10,000 more monkeys in the wild every year: people have to live with primates

Inhabited areas, parks or rural roadsides are invaded by monkeys. Government agencies want to keep the monkeys away from residential areas. However, the most effective and least cruel way to control the monkey population in Mauritius is still to capture them and ship them to farms for export, the breeders believe.

This primate resurgence is not new. It’s a nearly decade-long process that has resulted in a massive increase in monkeys in the wild. The person in the best position to talk about this is Nada Padayatchy, vice president of the Cyno Breeders Association (CBA), an organization that brings together breeders of monkeys for export.

This increase in the primate population stems from the cessation of capture by the country’s monkey breeding companies. It was in 2009 that they stopped this operation, because they no longer needed it. The creators then had to deal with the individuals at their disposal.

In Beau-Bassin, a family had seen all the colors in the last year.

The reason for this cessation of capture: the 2008 economic crisis that slowed the research industry. In addition, several large labs merged. Demand therefore dropped. From 1985 to 2009, it was capture and breeding companies that helped the country control the monkey population in the wild.

In addition, the calculation is done quickly. According to CBA estimates, the country has around 70,000 monkeys in the wild. About half of the population is capable of reproducing. Of this number, there are between 15,000 and 17,000 women. If each female gives birth to one calf each year, the average would be 12,000 to 17,000 calves per year. However, the four companies, members of the CBA, are only able to capture a maximum of 4,000 monkeys per year. That means there are, on average, 10,000 more monkeys in the wild each year. This estimate gives a view of the increase in the primate population over the years.

In 2018, the Ministry of Agroindustry noted that there was no creation of the Pink Pigeon in the wild. The reason is that monkeys destroy the habitat of these endemic birds and eat their eggs. In addition, farmers in the Plaine-Sophie and La Marie regions complain of monkeys ravaging their crops. This gave arguments to restart the capture. Cages are regularly placed in these areas.

In Balfour Garden, the monkeys do not go unnoticed.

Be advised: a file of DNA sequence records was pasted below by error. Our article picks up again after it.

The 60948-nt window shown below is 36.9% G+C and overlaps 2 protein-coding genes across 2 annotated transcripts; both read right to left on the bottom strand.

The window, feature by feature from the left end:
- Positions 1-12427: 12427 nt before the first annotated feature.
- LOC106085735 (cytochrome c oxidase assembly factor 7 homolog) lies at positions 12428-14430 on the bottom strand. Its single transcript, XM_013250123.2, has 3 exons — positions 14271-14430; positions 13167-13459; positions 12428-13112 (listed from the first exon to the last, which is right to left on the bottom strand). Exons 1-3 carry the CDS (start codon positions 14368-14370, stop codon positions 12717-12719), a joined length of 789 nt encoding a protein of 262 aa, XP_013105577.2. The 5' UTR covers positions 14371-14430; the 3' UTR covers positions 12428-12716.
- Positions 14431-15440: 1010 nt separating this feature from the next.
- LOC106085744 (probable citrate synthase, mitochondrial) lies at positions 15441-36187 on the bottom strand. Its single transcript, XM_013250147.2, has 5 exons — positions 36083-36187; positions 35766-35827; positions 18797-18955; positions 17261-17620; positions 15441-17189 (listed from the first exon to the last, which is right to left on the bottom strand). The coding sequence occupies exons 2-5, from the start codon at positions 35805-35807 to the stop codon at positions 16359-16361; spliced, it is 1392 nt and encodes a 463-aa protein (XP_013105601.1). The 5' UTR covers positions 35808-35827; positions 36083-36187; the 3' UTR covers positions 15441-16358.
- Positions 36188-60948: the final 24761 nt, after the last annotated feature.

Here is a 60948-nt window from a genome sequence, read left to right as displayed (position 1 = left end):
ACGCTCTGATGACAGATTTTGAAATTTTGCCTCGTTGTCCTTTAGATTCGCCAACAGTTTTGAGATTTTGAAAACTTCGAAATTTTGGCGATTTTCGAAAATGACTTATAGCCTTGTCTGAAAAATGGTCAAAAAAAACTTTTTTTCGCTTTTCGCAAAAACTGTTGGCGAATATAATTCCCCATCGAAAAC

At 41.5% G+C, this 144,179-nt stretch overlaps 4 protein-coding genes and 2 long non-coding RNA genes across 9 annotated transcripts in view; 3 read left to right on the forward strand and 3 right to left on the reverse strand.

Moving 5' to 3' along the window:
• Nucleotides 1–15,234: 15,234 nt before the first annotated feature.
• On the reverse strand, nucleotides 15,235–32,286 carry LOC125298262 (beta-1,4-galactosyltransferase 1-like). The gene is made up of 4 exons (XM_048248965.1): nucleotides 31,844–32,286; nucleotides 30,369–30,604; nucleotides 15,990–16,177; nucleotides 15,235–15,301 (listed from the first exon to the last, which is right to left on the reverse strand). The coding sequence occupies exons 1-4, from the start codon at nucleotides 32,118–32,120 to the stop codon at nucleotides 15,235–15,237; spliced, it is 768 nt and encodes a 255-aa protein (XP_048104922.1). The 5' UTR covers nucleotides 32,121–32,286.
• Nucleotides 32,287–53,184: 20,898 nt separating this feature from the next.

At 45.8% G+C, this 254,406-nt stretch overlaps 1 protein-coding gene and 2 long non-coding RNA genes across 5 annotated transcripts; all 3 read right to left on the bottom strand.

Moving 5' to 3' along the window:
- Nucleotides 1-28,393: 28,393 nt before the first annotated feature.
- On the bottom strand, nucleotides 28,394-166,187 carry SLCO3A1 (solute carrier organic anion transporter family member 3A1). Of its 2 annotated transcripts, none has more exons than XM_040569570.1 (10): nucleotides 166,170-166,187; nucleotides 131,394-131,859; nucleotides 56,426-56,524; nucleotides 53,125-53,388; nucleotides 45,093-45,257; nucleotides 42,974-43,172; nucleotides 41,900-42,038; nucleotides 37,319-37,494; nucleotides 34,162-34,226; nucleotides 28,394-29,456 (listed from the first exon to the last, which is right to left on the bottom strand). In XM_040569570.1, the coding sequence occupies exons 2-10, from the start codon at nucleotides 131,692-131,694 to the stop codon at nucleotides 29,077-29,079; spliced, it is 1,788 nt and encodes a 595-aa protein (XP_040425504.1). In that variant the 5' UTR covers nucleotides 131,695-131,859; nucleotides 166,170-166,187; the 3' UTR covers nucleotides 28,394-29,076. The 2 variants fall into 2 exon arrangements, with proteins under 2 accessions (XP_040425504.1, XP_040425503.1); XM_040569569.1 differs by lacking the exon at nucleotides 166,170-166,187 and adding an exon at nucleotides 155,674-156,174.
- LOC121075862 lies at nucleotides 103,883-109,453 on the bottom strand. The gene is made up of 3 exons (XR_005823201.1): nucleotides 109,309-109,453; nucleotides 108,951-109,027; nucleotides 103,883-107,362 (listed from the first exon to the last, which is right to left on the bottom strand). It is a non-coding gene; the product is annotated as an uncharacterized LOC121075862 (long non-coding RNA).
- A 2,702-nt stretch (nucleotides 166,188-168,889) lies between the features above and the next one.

However, the capture has accelerated in 2020 especially after the confinement. Research has been revived thanks to the race for a Covid-19 vaccine. Breeders ship primates to the United States, Europe, Great Britain and Canada. “The population is controlled by capture, but to reach a less harmful number it will be necessary to wait two to three years… The population, planters and conservatives will have to wait”, estimates Nada Padayatchy.

Population growth

Dr. Vikash Tatayah, director of conservation at the Mauritian Wildlife Foundation (MWF), explains that monkeys have no predators in the wild. This means that the population increases considerably from year to year. In addition, the country has not experienced major cyclones that help control the primate population. In addition, developments are getting closer and closer to the apes’ habitat, explains the scientist.

In addition to the danger they pose to endemic fauna, monkeys are in direct competition with bats. This is what drives flying mammals to leave the forest to look for food in orchards. Monkeys also venture far from forests and look for food in garbage cans, in vegetable and fruit plantations. They are often fed by visitors. “Recently, there have been complaints from schools, residents, farmers and visitors to tourist spots,” says Dr. Vikash Tatayah. He added that a framework will be needed to control the monkey population “while respecting sensitivities and standards.” “We must make the population aware of the pressure exerted by monkeys on biodiversity, the overpopulation of this animal is harmful to the local fauna and flora”, underlines the scientist.

The government has found a solution for the time being. It’s about capturing and releasing away from homes. This is the case with Balfour. The Department of Agribusiness Veterinary Service and the National Parks and Conservation Service are working together to capture the monkeys. Cages were set up in the Balfour area. A technique called “passive capture”. There is no active capture, method using nets or weapons. The passive technique is also used by companies.


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